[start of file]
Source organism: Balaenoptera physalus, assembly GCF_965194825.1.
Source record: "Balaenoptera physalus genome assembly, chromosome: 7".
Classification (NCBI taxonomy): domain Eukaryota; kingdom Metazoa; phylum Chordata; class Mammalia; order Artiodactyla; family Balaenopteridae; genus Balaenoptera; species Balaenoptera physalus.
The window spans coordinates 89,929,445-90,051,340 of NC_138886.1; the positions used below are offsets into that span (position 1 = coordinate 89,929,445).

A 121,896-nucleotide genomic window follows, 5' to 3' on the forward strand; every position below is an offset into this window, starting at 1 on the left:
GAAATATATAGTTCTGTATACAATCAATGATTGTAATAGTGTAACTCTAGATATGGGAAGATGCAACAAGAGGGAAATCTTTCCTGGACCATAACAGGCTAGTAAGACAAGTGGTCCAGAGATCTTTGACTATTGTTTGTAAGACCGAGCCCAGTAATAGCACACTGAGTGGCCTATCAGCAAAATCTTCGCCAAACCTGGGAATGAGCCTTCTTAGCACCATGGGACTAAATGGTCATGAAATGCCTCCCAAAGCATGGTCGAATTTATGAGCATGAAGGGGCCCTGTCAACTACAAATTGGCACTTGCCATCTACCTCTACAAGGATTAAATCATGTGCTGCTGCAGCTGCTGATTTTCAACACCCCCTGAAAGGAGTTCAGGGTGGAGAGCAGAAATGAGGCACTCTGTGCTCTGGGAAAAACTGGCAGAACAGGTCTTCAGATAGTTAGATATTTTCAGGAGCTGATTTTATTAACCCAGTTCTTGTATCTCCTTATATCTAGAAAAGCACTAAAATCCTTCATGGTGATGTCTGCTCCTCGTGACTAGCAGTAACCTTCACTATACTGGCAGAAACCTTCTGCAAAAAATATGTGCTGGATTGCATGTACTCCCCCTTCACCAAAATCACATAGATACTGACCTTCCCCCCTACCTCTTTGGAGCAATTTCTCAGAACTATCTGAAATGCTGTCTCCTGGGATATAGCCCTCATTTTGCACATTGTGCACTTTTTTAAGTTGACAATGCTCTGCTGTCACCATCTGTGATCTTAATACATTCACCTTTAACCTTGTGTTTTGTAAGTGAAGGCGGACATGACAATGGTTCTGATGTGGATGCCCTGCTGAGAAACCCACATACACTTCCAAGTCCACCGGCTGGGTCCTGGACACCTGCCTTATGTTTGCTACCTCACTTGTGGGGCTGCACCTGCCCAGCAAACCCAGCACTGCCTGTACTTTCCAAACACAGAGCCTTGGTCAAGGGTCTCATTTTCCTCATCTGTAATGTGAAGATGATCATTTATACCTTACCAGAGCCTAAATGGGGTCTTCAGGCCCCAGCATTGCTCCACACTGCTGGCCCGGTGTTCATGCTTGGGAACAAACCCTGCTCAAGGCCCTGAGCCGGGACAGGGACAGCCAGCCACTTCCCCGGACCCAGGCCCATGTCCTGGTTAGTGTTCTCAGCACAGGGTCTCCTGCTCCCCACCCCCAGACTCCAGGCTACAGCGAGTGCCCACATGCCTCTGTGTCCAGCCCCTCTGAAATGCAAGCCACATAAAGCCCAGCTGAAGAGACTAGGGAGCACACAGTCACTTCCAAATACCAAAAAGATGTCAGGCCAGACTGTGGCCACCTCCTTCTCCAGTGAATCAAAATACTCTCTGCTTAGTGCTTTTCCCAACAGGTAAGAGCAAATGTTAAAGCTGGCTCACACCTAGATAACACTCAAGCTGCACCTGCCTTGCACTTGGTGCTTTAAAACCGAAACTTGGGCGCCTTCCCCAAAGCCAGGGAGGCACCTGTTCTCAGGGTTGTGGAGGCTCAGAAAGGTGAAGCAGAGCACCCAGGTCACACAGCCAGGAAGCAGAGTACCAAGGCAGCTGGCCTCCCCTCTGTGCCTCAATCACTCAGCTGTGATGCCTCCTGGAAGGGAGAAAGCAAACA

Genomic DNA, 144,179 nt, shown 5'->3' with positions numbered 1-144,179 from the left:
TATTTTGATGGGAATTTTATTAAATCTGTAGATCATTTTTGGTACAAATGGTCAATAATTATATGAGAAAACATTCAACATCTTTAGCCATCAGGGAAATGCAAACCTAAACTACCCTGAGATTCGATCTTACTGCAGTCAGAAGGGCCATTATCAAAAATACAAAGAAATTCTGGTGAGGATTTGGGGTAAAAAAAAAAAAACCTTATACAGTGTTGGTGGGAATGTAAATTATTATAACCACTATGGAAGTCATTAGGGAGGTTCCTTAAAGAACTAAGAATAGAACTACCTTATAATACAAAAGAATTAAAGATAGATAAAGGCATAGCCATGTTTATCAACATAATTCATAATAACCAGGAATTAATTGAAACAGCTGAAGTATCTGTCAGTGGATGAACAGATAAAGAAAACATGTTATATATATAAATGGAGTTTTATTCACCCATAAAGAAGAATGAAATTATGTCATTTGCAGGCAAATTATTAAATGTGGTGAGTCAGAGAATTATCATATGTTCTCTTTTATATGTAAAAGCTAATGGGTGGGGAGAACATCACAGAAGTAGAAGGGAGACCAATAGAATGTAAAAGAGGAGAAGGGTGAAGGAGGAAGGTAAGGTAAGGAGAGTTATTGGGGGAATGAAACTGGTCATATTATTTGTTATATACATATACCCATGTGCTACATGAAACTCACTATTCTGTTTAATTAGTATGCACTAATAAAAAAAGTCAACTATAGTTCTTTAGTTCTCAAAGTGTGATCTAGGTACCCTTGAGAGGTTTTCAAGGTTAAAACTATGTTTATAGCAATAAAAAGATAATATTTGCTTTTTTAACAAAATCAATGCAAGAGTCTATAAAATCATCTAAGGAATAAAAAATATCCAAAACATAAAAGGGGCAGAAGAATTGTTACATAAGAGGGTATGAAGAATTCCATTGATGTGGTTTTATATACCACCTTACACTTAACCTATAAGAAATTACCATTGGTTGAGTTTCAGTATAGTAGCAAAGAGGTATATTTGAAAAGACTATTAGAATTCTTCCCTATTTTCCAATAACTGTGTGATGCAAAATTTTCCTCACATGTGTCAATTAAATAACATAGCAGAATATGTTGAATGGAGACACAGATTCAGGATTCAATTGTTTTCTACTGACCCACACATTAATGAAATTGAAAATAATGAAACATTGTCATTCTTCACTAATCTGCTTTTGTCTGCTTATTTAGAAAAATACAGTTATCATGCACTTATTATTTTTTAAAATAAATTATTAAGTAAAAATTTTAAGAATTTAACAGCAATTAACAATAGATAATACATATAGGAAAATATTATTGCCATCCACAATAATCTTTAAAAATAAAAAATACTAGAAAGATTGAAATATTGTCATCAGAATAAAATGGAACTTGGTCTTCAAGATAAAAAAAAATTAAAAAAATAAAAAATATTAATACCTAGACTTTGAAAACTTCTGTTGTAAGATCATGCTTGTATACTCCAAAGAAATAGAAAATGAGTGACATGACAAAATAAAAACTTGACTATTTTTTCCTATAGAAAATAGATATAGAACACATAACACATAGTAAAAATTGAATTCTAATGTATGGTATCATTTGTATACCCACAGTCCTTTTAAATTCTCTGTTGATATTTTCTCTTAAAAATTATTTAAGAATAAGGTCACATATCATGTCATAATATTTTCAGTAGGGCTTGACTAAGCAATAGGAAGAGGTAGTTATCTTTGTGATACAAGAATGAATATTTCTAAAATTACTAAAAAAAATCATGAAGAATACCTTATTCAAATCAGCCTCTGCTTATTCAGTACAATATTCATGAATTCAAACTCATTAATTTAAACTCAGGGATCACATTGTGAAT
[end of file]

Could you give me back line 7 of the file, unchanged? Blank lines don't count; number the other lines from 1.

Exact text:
Genomic DNA, 144,179 nt, shown 5'->3' with positions numbered 1-144,179 from the left: